5 PPC Tips For Technology Companies

5 PPC Tips For Technology Companies

Discover the top 5 PPC tips for Google Ads and Microsoft Ads to effectively reach your target audience in the competitive technology space.

More and more companies are discovering the benefits of a well-run PPC program.

PPC can be so much more than just a lead generation tool.

With many different campaign types available in Google and Microsoft Ads, a sophisticated PPC program can support potential buyers in every part of their journey.

However, competitive keywords in certain industries, especially the technology industry, can be extremely costly.

$50 cost per click (CPC)? No, thank you!

Do not let expensive keywords prevent you from developing a PPC strategy to help reach your goals in this industry.

Below are five top PPC tips for effectively using search platforms such as Google Ads and Microsoft Ads to effectively reach your target audience in the competitive technology space.

1. Make Use Of Detailed Demographics In Google Ads

Detailed demographics is an audience type available at the ad group or campaign level in Google Ads.

This audience type allows advertisers to target further beyond the standard demographics available.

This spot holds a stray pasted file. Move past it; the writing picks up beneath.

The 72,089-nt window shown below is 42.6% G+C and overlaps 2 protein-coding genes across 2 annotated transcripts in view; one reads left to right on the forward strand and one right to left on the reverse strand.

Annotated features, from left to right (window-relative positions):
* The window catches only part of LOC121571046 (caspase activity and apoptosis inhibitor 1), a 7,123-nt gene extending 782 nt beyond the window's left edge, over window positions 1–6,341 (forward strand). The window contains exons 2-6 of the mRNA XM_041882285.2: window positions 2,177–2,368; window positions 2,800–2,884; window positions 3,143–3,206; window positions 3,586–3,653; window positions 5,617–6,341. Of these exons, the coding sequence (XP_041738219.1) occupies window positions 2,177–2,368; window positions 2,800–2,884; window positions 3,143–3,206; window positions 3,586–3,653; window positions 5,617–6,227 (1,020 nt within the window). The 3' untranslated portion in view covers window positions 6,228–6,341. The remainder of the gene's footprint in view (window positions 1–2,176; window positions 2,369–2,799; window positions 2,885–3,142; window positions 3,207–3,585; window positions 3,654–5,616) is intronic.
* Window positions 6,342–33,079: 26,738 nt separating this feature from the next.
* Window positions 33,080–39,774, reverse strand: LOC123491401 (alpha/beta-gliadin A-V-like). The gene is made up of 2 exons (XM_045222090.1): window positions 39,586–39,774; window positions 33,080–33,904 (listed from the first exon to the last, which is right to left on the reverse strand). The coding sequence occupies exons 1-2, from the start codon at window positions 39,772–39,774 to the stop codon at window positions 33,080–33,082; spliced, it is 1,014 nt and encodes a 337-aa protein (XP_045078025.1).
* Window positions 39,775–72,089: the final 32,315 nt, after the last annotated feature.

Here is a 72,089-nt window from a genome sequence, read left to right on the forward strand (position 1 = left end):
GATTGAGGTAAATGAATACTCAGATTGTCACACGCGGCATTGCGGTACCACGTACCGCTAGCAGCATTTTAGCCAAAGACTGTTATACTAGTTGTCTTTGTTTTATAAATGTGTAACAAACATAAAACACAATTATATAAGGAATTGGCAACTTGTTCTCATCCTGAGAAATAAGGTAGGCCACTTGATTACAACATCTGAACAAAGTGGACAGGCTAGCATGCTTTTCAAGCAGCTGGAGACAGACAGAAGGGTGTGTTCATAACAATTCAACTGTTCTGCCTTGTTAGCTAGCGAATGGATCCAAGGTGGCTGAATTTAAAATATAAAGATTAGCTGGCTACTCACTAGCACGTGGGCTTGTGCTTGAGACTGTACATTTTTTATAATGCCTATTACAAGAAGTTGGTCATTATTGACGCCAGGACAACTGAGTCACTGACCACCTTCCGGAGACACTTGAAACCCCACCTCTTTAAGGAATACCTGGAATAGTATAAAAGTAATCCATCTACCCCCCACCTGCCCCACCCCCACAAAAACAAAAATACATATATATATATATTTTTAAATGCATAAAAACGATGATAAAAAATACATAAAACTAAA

This is especially beneficial to the technology industry because you can target by:

Company Size

  • Small Employer (1-249).
  • Large Employer (250-10k).
  • Very Large Employer (10k+ Employees).


  • Construction.
  • Education Sector.
  • Financial.
  • Healthcare.
  • Hospitality.
  • Manufacturing.
  • Real Estate.
  • Technology.


Highest Level of Educational Attainment:

  • High School Graduate.
  • Bachelor’s Degree.
  • Advanced Degree.

Other detailed demographics can be added, but are likely better used for B2C companies:

  • Parental Status.
  • Marital Status.
  • Homeownership Status.

It’s important to understand what campaign types are available for this type of targeting.

Currently, the “Company Size” and “Company Industry” segments are available for the following campaign types:

  • Search.
  • Discover.
  • Video.
  • Performance Max.
  • Shopping.

They are not available on Display or App campaigns.

With these demographic options, the possibilities are endless!

You have the option to use Targeting (meaning you are only targeting users who are in this category).

Another option is Observation (meaning you are targeting these users, as well as everyone else who doesn’t fit into this category).